[ back ] 37. Carpenter’s (1946) theory that Phoenix’s autobiography slots him into the Salmoxis myth came to my attention after I had drawn the connection between Phoenix and the phoenix bird. Carpenter adduces the fact that Phoenix rules over the Dolopians in Phthia, in which Halos is located, and Herodotus situates at Halos a story that Carpenter links to the Salmoxis cult (p. 122–123). He also cites the odd feasting during Phoenix’s house arrest as parallel to the “town banquet hall from which the victim is led out with pomp and sacrificial ceremony to his death.” The link to the Salmoxis story seems to me tenuous. But since the Salmoxis/hibernating bear myth complex is basically a solstice/rebirth myth, it is strange that Carpenter does not mention the phoenix bird in his discussion of Phoenix (1946:170–172).

[ back ] 38. Griffin 1977:42. For Griffin, this is further evidence of the Cycle admitting “miracles of a sort Homer does not.” But it is striking that the Nostoi or its tradition made this link; or else, that both epics draw on a traditional description of magical rejuvenation. Lucian Navigium 44–45 uses ἀποξύω in the context of a fantasy of living one thousand years by means of a magic ring, a fantasy containing a reference to the phoenix-bird and “shedding old age.” ἀποξύω is used by the person making fun of such a fantasy, to say he forgot the ring to “scrape off the vast quantities of snot” (i.e., drivel), clearly responding to the fantasizer’s ἀποδυόμενον τὸ γῆρας. The latter is what a snake does; the “stripping” is what magic does.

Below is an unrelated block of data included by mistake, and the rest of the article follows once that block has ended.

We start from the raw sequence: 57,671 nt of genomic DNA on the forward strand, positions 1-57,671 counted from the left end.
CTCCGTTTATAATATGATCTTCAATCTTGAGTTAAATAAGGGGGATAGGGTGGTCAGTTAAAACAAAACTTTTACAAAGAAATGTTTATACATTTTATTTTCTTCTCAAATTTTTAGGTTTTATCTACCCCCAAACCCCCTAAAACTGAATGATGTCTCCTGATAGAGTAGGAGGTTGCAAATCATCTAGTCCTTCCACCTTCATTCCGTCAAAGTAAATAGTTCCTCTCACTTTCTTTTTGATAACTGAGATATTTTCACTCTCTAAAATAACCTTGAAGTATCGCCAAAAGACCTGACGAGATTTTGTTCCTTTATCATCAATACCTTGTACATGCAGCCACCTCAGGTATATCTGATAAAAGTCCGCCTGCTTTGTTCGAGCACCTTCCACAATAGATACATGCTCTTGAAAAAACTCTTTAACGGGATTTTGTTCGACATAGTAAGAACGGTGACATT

[ back ] 39. Gresseth (1964:93–94) connects Alkyone/halcyon and the phoenix-bird but does not make a connection to the Homeric character Phoenix.

[ back ] 40. This Book 24 scene nightmarishly reenacts the chariot race in Book 23, but it also bookends the passage in Book 23 (lines 13–14) where Achilles leads the Achaeans in driving their horses around Patroklos’ corpse three times.

[ back ] 41. On Patro-klos’ name as a sēma, see Sinos 1980:48–49; Nagy 1990a:216.

[ back ] 42. On the ramifications of this allusion to the phoenix on Delos see Ahl and Roisman 1996:53–58.

[ back ] 43. The story in Herodotus has “elements of sun mythology as preserved in an actual cult to Helios” (Frame 1978:43–44).

[ back ] 44. In some versions, the Dioskouroi steal cattle from the Apharidae. On the Dioskouroi and their relation to the Vedic twins the Nasatya (“they who bring back to life and light”), see Frame 1978:140–142; Frame 2009:21, 72. Levaniouk (1999:128–129), in the context of discussing the dense links between the halcyon and the pēnelopes, who “come from the limits of the earth,” remarks that the diction of the Iliad passage suggests Apollo carried Marpessa to the streams of Okeanos. Cf. Levaniouk 2011: Ch. 17.

[ back ] 45. See Frame 1978:38–53 on Circe (including p. 44, on Euenios), and p. 92, on Melampus.

[ back ] 46. Phoenix’s autobiography would not in itself suggest solar connections. Yet many details slot into such an interpretation. Aside from the motif of “taking over for one’s father”—in Phoenix’s case, like Oedipus, in bed and as a would-be patricide—Phoenix escapes from a house resembling Night and Day in Theogony 744–757 and other solar locations (Iliad 9.464–473):

          ἦ μὲν πολλὰ ἔται καὶ ἀνεψιοὶ ἀμφὶς ἐόντες
465    αὐτοῦ λισσόμενοι κατερήτυον ἐν μεγάροισι,         = Odyssey 9.31 (Circe)